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$$ \gdef\F{\mathbb{F}} \gdef\G{\mathbb{G}} \gdef\g{\mathrm{G}} \gdef\H{\mathsf{H}} \gdef\S{\mathcal{S}} \gdef\HF{\H_{\F}} \gdef\HG{\H_{\G}} \gdef\ZKP{\mathsf{ZKP}} $$

In privacy-preserving protocols we sometimes want to prevent users from doing an action twice while keeping them anonymous. This is somewhat paradoxical: the property of “having done the action” is potentially observable: Users could be asked to “try the action again”. This will either succeed or fail, revealing if they did the action before. This splits the users in two groups, thus reducing the anonymity set size. Fortunately, this requires users to actively participate.

We also need to specify the set of users in some way, otherwise people can just create new user-accounts and do the action many times this way. To do the action, users will need to proof that they are members of this set. To preserve anonymity, they need to do this in a zero-knowledge way.

Finally, in some applications we want to attach data to the action. For example in a basic election we want to attach the user's preferred choice to the "vote" action. Together, this means we need a zero-knowledge proof that the user:

The first and last have simple solutions, but the one-shot does not have an obvious solution. A common solution is to use nullifiers. The general scheme is as follows:

Basic Nullifiers

To set up the users create public-private key-pairs $(P_i, p_i)$, the operator creates a set commitment of the public keys $\S = \set{P_i}$, and the operator creates a mutable set of nullifiers $\mathcal N$, initially empty.

To do the action users $i$ create a zero-knowledge proof with public inputs $\S$, $\mathsf{action}$, $\mathsf{message}$ and a new value called $\mathsf{nullifier}$ that proofs that

  1. it knows the private key $p_i$ to a public key $P_i$ in the set $\S$,
  2. $\mathsf{nullifier} = \H\p{p_i, \mathsf{action}}$,

To verify a proof the operator

  1. verifies the zero-knowledge proof and set commitment $\S$,
  2. rejects if $\mathsf{nullifier} ∈ \mathcal N$,
  3. inserts $\mathsf{nullifier} ∈ \mathcal N$,
  4. executes the $\mathsf{action}$ with $\mathsf{message}$.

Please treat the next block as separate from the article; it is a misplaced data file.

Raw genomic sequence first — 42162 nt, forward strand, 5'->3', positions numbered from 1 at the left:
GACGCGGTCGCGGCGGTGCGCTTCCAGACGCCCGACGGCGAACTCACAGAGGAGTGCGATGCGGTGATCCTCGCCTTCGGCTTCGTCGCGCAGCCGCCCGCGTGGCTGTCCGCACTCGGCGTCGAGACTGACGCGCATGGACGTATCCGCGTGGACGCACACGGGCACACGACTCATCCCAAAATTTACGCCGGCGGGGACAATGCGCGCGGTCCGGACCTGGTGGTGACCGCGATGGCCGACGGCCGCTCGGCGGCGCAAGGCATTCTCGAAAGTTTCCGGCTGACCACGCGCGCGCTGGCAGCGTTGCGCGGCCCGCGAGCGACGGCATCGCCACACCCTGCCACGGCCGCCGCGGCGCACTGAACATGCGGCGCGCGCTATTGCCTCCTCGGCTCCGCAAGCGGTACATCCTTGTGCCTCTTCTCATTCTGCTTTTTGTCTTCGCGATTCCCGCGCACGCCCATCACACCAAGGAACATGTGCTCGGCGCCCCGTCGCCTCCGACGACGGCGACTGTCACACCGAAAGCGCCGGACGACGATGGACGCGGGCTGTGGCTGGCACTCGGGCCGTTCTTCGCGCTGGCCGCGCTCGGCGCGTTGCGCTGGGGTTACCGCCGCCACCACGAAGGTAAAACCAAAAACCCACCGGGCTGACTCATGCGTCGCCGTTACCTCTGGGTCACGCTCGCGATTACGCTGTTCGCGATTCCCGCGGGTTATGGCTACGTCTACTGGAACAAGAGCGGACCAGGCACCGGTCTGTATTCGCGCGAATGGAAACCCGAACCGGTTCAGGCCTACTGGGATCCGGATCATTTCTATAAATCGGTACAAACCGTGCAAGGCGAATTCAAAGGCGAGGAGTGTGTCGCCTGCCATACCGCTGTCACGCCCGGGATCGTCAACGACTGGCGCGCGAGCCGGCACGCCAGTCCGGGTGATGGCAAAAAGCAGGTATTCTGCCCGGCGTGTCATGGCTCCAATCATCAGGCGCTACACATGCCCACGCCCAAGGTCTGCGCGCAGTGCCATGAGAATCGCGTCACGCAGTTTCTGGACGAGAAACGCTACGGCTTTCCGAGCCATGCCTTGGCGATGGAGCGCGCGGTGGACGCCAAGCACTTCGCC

General structure

For a zero-knowledge proof and its verification I introduce the following notation

$$ \begin{aligned} π &= \ZKP\p{ \begin{array}{c} \text{public inputs} \\ \hdashline \text{private inputs} \end{array} \middle\vert \text{claim} }& \mathsf{Verify}\p{π,\text{public inputs}} \end{aligned} $$

Zerocoin Nullifiers


RSA Accumulators working on primes.

$$ c = \mod{g^S ⋅ h^r}_p $$

$$ π = \ZKP\p{ \begin{array}{c} \S, \mathsf{nullifier} \\ \hdashline p \end{array} \middle\vert \begin{aligned} \mathsf{secret} &= \HF\p{p_{\mathsf{trapdoor}}, p_{\mathsf{nullifier}}} \\ \mathsf{id} &= \HF\p{\mathsf{secret}} \\ \mathsf{id} &∈ \S \\ \mathsf{nullifier} &= \HF\p{p_{\mathsf{nullifier}}, \mathsf{context}} \end{aligned} } $$

With public inputs $\S$, $N$, $m$ and private inputs $P$, $c$, $s$ compute a proof $π$ of

$$ \begin{aligned} P &= \HF\p{s} \\ P &∈ \S \\ N &= \HF\p{m, s} \end{aligned} $$

In the paper the set commitment and membership proof is done using RSA accumulators.

Semaphore Nullifiers

Semaphore introduced anonymity as a stand-alone protocol and added the $\mathsf{context}$ and $\mathsf{message}$ parts to the claim. It uses a $\ZKP$ scheme with field $\F$, a snark-friendly hash function $\HF$ and a set membership proof. In the current implementation these are Circom-Groth16, Posseidon and Posseidon-Merkle trees.

Setup. Each users create two random private keys $p_{\mathsf{trapdoor}}, p_{\mathsf{nullifier}} ∈ \F$ and computes identity commitment

$$ \mathsf{id} = \HF\p{\HF\p{p_{\mathsf{trapdoor}}, p_{\mathsf{nullifier}}}} $$

The verifier constructs a set commitment $\S = \set{\mathsf{id}, …}$ of identity commitments and picks a $\mathsf{context} ∈ \F$.

Claim. Given a $\mathsf{context}$ the user can decide on a $\mathsf{message} ∈ \F$ and compute the zero-knowledge proof